Statement by H.E. Mr. Nobuhide MINORIKAWA
Parliamentary Vice-Minister for Foreign Affairs and the Head of the Delegation of Japan
at the 6th Plenary Meeting of the Leading Group on Solidarity Levies to Fund Development

May 28, 2009

His Excellency Mr. Bernard Kouchner, Minister of Foreign and European Affairs of the French Republic,
His Excellency Mr. Alain Joyandet, Secretary of State for Cooperation and Francophony and the president of the plenary session,

Distinguished delegates, ladies and gentlemen,

I appreciate the opportunity to speak on behalf of the Government of Japan.
And let me take this opportunity to commend the French Government for their diligent efforts in organizing and presiding over this meeting.

Japan officially participated in the activities of the Leading Group for the first time at its plenary meeting in November last year. As Japan attends the plenary meeting for the second time, I can see that there is a growing interest in the Group's activities, with senior-level representation from a number of countries.

The world is now facing a global economic and financial crisis that is said to occur only once a century. Its impacts on the vulnerable population in developing countries are particularly devastating, threatening to wipe out the gains that we have made so far towards the achievement of the Millennium Development Goals.

Japan joins the international community in their concern over the delay in the progress towards the MDGs in regions like Sub-Saharan Africa, even though we are already past the halfway mark towards the final target year of 2015. Japan has been well aware that a wide range of financial resources needs to be mobilized to meet the global development needs including the MDGs. And the seriousness of the current financial crisis makes the discussions and ideas on additional resource mobilization in the international community all the more relevant.

As we deliberate on innovative financing mechanisms in the next two days, let me point out the following three viewpoints that Japan considers crucial.

Firstly, we need to acknowledge that resources are not unlimited, and work to enhance the coordination between donor countries further, and put the available resources to effective and efficient use. At the same time, we should take advantage of a "participatory approach," drawing strength from a wide range of stakeholders from developing countries, donors, and emerging economies to international organizations, private foundations, corporations, and academia.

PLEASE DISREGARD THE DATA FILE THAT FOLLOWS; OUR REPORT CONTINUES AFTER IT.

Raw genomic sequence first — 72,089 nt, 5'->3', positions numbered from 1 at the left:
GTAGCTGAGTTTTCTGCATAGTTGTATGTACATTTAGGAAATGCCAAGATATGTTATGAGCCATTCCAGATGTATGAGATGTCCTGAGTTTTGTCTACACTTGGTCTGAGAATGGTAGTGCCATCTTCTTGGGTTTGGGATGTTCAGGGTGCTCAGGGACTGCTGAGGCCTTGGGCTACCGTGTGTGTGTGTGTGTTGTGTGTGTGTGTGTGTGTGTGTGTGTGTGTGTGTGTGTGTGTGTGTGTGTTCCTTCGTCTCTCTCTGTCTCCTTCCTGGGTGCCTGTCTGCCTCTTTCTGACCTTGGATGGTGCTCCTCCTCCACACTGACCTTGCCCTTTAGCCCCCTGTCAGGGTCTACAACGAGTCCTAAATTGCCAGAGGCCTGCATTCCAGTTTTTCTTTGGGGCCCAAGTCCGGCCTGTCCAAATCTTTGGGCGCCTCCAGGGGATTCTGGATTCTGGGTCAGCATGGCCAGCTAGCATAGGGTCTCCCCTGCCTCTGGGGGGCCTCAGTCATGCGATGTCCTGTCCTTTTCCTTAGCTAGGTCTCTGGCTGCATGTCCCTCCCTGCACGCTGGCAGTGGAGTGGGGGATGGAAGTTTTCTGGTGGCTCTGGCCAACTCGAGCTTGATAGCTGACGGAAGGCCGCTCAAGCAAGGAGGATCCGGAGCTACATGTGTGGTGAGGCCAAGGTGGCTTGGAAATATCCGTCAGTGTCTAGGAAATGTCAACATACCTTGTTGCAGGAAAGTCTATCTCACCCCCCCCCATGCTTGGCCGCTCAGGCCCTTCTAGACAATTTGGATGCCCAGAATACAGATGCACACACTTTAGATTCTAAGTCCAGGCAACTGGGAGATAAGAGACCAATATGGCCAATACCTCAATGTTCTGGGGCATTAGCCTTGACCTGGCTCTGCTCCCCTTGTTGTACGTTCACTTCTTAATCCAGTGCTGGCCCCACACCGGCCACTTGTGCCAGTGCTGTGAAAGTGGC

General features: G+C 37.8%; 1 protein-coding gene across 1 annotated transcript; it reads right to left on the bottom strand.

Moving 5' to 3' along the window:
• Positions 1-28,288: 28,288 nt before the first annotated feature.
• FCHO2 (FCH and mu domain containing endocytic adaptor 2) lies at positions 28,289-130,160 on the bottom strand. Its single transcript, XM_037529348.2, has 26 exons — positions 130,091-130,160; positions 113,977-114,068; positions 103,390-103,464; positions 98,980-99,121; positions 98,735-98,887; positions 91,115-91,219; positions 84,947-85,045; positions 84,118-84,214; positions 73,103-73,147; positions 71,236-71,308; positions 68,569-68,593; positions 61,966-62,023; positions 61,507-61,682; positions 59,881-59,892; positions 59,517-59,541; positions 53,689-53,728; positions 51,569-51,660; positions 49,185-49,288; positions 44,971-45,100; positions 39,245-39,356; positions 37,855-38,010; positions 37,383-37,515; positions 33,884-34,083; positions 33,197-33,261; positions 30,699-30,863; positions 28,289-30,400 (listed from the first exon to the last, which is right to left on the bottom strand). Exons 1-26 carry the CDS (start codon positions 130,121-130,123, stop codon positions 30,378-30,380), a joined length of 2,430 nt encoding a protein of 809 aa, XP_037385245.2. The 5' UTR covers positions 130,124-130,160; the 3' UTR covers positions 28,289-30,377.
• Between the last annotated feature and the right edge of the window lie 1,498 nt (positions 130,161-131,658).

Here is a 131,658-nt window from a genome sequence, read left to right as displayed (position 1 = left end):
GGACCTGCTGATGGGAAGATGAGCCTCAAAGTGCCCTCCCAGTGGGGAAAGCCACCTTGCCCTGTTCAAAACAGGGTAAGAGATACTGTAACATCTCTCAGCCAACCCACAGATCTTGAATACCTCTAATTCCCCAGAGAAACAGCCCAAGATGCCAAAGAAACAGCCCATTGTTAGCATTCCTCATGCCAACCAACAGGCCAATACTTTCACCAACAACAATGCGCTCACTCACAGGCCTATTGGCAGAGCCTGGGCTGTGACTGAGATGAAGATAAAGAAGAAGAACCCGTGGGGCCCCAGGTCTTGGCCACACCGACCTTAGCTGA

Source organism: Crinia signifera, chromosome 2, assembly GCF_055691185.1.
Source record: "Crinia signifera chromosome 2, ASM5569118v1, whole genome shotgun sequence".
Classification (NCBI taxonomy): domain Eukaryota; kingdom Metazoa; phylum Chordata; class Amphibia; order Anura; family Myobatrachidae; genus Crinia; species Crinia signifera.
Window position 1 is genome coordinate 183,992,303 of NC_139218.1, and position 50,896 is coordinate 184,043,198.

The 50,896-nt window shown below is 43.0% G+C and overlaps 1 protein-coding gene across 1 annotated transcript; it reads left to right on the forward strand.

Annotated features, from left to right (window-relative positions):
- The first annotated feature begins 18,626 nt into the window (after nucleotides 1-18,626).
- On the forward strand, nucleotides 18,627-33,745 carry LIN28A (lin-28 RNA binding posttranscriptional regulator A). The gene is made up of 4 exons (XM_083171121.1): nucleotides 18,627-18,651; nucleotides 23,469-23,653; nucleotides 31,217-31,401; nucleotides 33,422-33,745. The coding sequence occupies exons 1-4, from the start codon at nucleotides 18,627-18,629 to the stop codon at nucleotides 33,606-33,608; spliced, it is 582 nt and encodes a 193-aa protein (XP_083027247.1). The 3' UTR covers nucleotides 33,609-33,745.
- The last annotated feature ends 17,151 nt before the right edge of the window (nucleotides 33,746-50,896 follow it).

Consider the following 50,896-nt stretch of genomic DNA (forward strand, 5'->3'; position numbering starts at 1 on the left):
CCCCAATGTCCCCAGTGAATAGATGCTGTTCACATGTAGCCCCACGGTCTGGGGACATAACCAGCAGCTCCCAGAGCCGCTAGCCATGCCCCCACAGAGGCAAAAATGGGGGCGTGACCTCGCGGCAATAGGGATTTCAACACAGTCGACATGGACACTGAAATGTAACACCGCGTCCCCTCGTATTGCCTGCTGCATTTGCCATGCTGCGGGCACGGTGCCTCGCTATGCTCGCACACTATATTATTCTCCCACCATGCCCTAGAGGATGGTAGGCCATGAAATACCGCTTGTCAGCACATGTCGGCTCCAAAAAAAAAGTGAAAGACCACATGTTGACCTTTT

Secondly, it is the view of the Government of Japan that, even in the face of economic crisis, donor countries should deliver on their existing commitments on development in a timely and steadfast manner, so that the progress towards MDGs is not going to be reversed. Innovative financing should not be used as a convenient means to replace ODA. It should be something that complements the existing instruments for resource mobilization.

Now, I know that several innovative mechanisms proposed or introduced by other countries, such as air-ticket solidarity levy, UNITAID, International Finance Facility for Immunization (IFFIm), and Advance Market Commitments, targeting health and tackling infectious diseases in particular. Japan has always regarded global health as a matter that is directly linked to human security and therefore an important sector for its development cooperation, and announced its "Health and Development Initiative" in 2005. Based on this initiative, Japan has been actively engaged in the efforts to make progress towards the health-related MDGs, aiming to provide approximately 5 billion US dollars in 5 years and also contributing to the Global Fund to Fight Aids, Tuberculosis and Malaria.